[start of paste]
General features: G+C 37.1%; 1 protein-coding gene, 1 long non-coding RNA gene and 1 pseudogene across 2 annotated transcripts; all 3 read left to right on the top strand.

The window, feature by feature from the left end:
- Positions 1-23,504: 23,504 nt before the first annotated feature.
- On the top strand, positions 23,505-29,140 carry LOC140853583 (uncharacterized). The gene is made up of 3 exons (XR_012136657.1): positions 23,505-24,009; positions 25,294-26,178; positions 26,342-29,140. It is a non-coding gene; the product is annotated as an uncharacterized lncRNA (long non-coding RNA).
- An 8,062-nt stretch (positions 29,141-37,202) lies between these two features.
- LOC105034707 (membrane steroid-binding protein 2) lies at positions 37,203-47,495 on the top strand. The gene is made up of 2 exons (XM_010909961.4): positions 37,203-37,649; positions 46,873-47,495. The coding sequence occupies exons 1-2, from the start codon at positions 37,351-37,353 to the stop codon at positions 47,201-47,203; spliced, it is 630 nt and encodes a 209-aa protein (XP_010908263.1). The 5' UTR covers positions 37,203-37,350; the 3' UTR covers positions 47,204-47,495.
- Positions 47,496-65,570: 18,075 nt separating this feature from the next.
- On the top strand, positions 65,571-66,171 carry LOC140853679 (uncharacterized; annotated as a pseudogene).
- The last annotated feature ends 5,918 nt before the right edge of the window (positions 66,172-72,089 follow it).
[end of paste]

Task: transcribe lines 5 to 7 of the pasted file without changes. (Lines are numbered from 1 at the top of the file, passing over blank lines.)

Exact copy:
- An 8,062-nt stretch (positions 29,141-37,202) lies between these two features.
- LOC105034707 (membrane steroid-binding protein 2) lies at positions 37,203-47,495 on the top strand. The gene is made up of 2 exons (XM_010909961.4): positions 37,203-37,649; positions 46,873-47,495. The coding sequence occupies exons 1-2, from the start codon at positions 37,351-37,353 to the stop codon at positions 47,201-47,203; spliced, it is 630 nt and encodes a 209-aa protein (XP_010908263.1). The 5' UTR covers positions 37,203-37,350; the 3' UTR covers positions 47,204-47,495.
- Positions 47,496-65,570: 18,075 nt separating this feature from the next.